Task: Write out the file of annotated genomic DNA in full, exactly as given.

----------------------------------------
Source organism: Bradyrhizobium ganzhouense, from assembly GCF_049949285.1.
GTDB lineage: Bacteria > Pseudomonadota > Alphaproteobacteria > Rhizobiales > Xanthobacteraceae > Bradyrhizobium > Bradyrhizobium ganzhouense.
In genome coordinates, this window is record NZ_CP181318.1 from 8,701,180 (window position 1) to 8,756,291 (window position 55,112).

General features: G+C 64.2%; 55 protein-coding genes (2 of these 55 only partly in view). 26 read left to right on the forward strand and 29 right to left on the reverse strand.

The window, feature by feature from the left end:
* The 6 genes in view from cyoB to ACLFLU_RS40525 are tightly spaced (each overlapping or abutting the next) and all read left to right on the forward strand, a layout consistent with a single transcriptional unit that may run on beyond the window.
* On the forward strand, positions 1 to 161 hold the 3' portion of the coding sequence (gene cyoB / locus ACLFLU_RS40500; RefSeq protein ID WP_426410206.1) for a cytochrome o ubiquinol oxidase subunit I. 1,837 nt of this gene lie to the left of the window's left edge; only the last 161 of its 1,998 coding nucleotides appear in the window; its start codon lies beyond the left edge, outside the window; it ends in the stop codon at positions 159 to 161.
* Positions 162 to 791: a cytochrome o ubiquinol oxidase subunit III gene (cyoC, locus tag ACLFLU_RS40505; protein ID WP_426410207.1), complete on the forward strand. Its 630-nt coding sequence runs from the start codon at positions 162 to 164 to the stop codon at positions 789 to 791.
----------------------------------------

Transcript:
Source organism: Bradyrhizobium ganzhouense, from assembly GCF_049949285.1.
GTDB lineage: Bacteria > Pseudomonadota > Alphaproteobacteria > Rhizobiales > Xanthobacteraceae > Bradyrhizobium > Bradyrhizobium ganzhouense.
In genome coordinates, this window is record NZ_CP181318.1 from 8,701,180 (window position 1) to 8,756,291 (window position 55,112).

General features: G+C 64.2%; 55 protein-coding genes (2 of these 55 only partly in view). 26 read left to right on the forward strand and 29 right to left on the reverse strand.

The window, feature by feature from the left end:
* The 6 genes in view from cyoB to ACLFLU_RS40525 are tightly spaced (each overlapping or abutting the next) and all read left to right on the forward strand, a layout consistent with a single transcriptional unit that may run on beyond the window.
* On the forward strand, positions 1 to 161 hold the 3' portion of the coding sequence (gene cyoB / locus ACLFLU_RS40500; RefSeq protein ID WP_426410206.1) for a cytochrome o ubiquinol oxidase subunit I. 1,837 nt of this gene lie to the left of the window's left edge; only the last 161 of its 1,998 coding nucleotides appear in the window; its start codon lies beyond the left edge, outside the window; it ends in the stop codon at positions 159 to 161.
* Positions 162 to 791: a cytochrome o ubiquinol oxidase subunit III gene (cyoC, locus tag ACLFLU_RS40505; protein ID WP_426410207.1), complete on the forward strand. Its 630-nt coding sequence runs from the start codon at positions 162 to 164 to the stop codon at positions 789 to 791.